Steering social media toward sanity

Wall Street International Magazine


Social media

The global evidence is in: social media platforms based on advertising and profit-maximizing have clearly morphed into monsters threatening all societies and democratic human values, as I described in Democracy Challenged in the Digital Age. From inciting riots in India and Myanmar, abetting terrorism, extremism, violence and hate groups to amplifying conspiracy theories and helping elect autocrats — the unregulated irresponsibility of social media giants is now a top item on government agendas worldwide. The mushrooming growth of these social media companies, based on Internet platforms and their network effects, took governments and citizens by surprise.

From my service on the Technology Assessment Advisory Council of the US Office of Technology Assessment (OTA), I witnessed how government regulations always lagged the private sector, profit-driven innovation — always playing catch-up like a tortoise trying to follow a hare. Because OTA’s reports critiqued many incumbent technologies, from internal combustion engines to supersonic transport planes, this early-warning research unit was shut down by the Republican-led Congress in 1996–slaying the messenger. However, all OTA reports are still available and now more relevant than ever: warning on climate change, unsustainable agricultural practices, as well as identifying renewable energy technologies and more efficient production methods. Thus, by 2018, when social media companies were identified as out of control and causing all the new societal problems, the US Congress, lacking its OTA, was caught without the expertise needed to pin down executives of Facebook, Google, Twitter and Amazon. Mark Zuckerberg of Facebook and these other executives embarrassed Congressmembers and Senators’ misunderstanding of social media companies and unable to ask sensible questions. Today, many are calling for re-funding OTA.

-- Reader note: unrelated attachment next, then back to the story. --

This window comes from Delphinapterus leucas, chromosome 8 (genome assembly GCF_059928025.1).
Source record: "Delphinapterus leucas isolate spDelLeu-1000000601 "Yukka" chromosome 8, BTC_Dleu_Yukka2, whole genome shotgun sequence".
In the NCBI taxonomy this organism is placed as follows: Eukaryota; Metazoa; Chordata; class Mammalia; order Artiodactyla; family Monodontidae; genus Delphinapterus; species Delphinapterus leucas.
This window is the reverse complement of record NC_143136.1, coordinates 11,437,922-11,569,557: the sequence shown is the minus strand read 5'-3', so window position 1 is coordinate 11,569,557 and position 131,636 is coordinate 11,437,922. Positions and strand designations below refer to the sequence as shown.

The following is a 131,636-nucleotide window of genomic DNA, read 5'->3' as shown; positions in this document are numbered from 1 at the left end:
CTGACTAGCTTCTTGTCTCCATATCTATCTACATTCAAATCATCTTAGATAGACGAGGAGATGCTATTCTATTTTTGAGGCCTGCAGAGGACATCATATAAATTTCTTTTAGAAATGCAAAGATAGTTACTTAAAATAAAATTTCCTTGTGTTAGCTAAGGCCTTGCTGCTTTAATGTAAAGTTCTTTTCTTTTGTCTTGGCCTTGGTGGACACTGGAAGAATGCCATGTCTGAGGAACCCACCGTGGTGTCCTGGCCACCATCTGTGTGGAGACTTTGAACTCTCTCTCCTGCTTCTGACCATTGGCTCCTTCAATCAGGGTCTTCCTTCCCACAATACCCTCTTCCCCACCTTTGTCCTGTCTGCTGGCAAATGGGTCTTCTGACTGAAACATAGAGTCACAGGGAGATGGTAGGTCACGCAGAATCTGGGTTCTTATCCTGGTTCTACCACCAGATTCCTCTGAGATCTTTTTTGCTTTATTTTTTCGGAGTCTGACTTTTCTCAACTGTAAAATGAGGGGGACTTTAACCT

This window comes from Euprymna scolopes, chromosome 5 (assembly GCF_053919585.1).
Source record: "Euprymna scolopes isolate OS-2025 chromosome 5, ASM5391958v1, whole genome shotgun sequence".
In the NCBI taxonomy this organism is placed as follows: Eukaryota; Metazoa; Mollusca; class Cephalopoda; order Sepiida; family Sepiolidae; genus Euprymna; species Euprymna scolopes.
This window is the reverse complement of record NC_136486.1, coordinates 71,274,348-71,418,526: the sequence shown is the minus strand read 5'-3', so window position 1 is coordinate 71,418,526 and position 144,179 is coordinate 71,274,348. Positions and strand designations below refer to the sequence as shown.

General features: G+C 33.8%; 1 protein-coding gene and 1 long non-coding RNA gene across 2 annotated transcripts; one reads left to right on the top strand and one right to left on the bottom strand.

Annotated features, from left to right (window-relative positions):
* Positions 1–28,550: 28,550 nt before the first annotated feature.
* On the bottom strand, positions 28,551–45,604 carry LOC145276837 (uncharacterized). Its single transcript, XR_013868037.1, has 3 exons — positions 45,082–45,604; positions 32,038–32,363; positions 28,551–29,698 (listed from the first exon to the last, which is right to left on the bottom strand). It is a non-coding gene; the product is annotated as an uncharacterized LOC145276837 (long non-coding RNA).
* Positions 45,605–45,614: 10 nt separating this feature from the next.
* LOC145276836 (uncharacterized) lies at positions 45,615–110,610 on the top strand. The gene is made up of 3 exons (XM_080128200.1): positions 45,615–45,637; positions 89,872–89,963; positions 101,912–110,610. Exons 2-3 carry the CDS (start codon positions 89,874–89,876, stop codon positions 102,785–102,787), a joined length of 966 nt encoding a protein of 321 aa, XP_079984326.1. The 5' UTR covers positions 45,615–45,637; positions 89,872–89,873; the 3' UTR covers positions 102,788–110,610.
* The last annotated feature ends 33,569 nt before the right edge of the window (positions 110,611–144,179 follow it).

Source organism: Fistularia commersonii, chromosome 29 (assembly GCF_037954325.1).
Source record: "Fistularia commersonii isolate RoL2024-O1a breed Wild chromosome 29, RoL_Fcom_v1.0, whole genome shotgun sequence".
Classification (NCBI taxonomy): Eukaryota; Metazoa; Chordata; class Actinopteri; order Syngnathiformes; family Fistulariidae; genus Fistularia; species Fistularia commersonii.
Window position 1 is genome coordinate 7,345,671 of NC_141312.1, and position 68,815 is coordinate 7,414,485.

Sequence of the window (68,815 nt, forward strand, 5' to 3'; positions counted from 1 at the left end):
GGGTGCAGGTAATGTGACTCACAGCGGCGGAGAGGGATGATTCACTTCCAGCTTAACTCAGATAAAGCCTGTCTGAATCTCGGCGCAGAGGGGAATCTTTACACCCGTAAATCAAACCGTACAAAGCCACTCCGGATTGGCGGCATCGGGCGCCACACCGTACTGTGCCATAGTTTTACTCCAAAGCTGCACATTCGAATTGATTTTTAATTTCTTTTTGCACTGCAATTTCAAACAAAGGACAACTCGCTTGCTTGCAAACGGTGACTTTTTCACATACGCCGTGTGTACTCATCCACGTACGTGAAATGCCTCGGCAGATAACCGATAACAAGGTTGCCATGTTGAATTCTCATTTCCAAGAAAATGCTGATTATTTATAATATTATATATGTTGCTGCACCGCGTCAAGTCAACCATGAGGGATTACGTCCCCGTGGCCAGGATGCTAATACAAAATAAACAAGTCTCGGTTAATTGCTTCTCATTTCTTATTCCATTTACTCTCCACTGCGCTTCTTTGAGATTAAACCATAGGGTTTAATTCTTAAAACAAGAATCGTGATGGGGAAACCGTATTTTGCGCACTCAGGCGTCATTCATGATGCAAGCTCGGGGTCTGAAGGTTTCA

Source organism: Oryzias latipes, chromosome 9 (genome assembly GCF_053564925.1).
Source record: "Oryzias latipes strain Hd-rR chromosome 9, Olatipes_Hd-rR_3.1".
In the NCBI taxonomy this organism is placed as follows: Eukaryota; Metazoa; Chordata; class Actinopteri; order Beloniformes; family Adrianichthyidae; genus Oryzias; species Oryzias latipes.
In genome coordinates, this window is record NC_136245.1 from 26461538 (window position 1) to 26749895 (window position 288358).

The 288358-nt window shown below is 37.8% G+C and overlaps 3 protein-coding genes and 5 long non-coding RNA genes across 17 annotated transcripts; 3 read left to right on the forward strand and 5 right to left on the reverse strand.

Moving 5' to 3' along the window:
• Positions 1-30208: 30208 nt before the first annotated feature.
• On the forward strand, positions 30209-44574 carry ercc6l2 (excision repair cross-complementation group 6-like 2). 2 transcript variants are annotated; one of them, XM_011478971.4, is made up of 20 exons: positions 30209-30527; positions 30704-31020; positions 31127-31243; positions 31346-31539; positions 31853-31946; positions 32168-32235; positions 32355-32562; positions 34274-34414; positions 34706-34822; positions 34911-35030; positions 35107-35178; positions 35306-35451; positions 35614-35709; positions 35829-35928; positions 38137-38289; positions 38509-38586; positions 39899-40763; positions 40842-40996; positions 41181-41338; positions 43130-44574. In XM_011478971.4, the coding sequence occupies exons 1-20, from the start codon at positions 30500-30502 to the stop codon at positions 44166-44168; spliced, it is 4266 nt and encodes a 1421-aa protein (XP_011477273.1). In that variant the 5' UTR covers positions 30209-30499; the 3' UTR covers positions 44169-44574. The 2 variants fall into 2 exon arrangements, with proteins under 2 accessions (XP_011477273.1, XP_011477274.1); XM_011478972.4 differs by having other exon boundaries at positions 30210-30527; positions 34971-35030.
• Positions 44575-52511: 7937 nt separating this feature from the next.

Meanwhile, serious studies of the effects on societies of these social media monopolies are ominous analyses: Harvard Prof. Shoshana Zuboff in The Age of Surveillance Capitalism, (2019); Financial Times Rana Foroohar’s Don’t Be Evil, (2019). Insider whistle-blowers: Microsoft’s former scientist Jaron Lanier in his Who Owns the Future, (2013) and Ten Arguments for Closing your Social Media Accounts Now, (2018); decision scientist Cathy O’ Neil critiqued biased algorithms in Weapons of Math Destruction, (2016) and New York University Prof. Adam Alter documented the rise of addictive technology to keep us hooked in Irresistible, (2017). MIT Prof. Sherry Turkle’s The Second Self, (1984), Life on the Screen, (1997); Alone Together, (2011) and Reclaiming Conversation, (2015) has tracked these growing social problems for decades. The core issue is the profit-maximizing business model of all these social media companies, based on advertising, psychographic targeting and selling their users’ personal information to data brokers, marketers and politicians. Silicon Valley’s vaunted claims to provide public forums, improve human learning and connection, fell as Wall Street greed moved in with venture capitalists looking for quick returns, as described in Chaos Monkeys: The Obscene Fortune and Random Failure in Silicon Valley, (2016) by Antonio Garcia Martinez as he experienced its culture inside Facebook. Many views are summarized in Which Side of History?: How Technology Is Reshaping Democracy and Our Lives (2020), edited by James P. Steyer, CEO of Common Sense Media, whose campaign led to the new California Consumer Privacy Act regulating social media.